For thefestival of Shavuot which starts tonight, many Jews will be eating cheesecake and other dairy foods. This tradition marks the giving of the laws on kashrut alongside the ten commandments on Mount Sinai. But not all Mizrahi Jews eat dairy foods, some put the accent on fruit, cereals and grain – as Shavuot also celebrates the harvest and the first fruits. Mocha Juden has a useful round-up:
Jews of Persia: In her book, “Jewish Cooking from Boston to Baghdad,” Malvin W. Liebman uncovered some interesting research about Persian Jewish eating on Shavuot. She writes that the holiday symbolized the marriage of God and the people of Israel to the Jews of Persia, so they prepare for it like a wedding, serving grain and cereal dishes, fruits and sweets.
Iraqi Jews: Kahee, a food made from a dough which has been rolled flat, buttered, folded into squares and fried then sprinkled with sugar on top, is eaten for Shavuot by Iraqi Jews.
Tunisian/Moroccan/Libyan Jews: Some Tunisian and Moroccan Jews eat a seven-layer cake called sieta cielos (seven heavens) for Shavuot. It represents the seven spheres of God, passed in order to present the Torah to Moses. Jews from Tripoli make various shaped wafers for Shavuot. Some like a ladder, others like a hand and others like two tablets.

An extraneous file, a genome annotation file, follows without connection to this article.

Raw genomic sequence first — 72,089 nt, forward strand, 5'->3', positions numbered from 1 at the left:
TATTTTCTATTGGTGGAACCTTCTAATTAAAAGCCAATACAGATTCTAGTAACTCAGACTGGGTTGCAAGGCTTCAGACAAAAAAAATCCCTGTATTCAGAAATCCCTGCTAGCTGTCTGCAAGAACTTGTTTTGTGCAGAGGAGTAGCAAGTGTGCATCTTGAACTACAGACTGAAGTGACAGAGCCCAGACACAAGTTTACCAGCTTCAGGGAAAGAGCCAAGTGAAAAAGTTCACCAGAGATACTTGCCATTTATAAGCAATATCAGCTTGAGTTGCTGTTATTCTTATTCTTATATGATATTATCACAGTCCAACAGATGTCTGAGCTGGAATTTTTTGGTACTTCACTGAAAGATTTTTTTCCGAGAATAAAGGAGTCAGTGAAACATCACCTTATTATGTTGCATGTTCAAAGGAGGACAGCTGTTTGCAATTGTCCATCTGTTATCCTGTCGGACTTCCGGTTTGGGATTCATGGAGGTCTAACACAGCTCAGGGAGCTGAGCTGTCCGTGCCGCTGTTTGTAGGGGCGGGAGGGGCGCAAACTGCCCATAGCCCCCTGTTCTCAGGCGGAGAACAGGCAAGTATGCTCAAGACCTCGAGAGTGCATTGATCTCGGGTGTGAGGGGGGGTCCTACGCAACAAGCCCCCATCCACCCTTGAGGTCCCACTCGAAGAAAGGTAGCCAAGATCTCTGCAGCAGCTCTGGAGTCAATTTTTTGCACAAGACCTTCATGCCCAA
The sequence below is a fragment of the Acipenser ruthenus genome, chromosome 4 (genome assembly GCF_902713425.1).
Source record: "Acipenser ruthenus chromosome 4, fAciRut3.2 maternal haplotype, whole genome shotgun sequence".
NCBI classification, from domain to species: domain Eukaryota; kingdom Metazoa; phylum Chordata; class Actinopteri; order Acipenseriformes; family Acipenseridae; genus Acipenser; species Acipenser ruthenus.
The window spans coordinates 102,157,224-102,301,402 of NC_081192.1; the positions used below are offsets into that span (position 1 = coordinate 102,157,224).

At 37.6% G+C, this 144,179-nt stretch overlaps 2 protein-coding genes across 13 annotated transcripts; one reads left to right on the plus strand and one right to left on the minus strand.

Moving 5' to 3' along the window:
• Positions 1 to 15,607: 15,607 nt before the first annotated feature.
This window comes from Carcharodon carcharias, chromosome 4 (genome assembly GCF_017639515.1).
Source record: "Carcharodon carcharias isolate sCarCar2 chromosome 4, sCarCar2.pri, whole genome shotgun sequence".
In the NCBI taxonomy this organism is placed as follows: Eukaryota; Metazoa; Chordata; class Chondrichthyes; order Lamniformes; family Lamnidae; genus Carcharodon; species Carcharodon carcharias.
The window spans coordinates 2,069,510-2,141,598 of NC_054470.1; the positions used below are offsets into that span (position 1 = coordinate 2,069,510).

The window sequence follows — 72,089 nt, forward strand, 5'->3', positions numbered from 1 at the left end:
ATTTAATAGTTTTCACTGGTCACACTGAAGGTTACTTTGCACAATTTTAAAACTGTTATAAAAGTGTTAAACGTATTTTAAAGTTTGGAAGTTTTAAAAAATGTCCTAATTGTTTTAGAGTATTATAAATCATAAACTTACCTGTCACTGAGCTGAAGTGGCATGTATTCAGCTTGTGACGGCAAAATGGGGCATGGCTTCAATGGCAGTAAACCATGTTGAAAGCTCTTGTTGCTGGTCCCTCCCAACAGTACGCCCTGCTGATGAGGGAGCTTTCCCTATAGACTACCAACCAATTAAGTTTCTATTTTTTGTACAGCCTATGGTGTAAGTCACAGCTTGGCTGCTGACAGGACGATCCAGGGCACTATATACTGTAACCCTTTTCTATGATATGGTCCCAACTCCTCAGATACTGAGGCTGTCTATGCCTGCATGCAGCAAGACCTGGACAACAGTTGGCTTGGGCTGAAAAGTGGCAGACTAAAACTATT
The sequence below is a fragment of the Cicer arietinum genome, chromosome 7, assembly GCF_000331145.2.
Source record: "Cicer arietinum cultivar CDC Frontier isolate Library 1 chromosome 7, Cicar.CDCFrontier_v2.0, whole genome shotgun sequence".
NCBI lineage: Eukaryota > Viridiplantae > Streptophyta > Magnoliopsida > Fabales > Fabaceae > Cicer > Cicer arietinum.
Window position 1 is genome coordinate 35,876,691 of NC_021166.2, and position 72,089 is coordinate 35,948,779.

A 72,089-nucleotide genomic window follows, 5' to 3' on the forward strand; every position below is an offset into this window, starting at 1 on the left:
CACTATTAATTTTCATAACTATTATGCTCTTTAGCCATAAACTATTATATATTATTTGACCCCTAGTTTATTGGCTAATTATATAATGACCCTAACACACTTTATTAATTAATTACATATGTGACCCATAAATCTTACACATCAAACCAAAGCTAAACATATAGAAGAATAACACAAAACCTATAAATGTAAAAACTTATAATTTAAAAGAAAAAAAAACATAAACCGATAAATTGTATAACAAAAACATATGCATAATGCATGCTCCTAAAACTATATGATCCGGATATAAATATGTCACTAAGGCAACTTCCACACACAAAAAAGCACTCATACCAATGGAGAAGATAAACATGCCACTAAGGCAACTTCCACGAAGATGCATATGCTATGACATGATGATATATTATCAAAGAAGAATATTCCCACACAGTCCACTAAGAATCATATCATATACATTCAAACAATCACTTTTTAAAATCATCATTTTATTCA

Moroccan Jews recite the Kiddush on Shavuot eve they take a few pieces of Matza that they saved from Passover and break them into small pieces. They then make a mixture of honey and milk. Immediately after, they blend the Matza pieces into the mix. Everyone gets their own portion, savoring the taste of this Shavuot treat.
Syrian cheese-filled pancakes
Syrian Jews: Atayef, a filled cheese pancake, and ruz ib asal, a baked rice pudding with honey and rose water, are traditional for Shavuot.
Kurdistan Jews:For Shavuot, Jews from Kurdistan prepare a ground wheat dish, cooked in sour milk and served with butter and flour dumplings.
Greek /Turkish/Balkan Jews: Greek and other Sephardic communities serve cheese pastries and pies and delicacies based on cheese, eggs, milk and yogurt for their main meals during Shavuot. They also bake special breads with symbols on the surface of the bread such as a mountain like Mount Sinai, tablets of law, a scroll with pointing hands, Jacob’s ladder, a well in the desert or a serpent. Roscas, sweet yeast bread rings, sometimes braided, called tsoureki in Greek, are also served with cheeses for Shavuot, along with bougatsa, a cheese-filled phyllo pastry.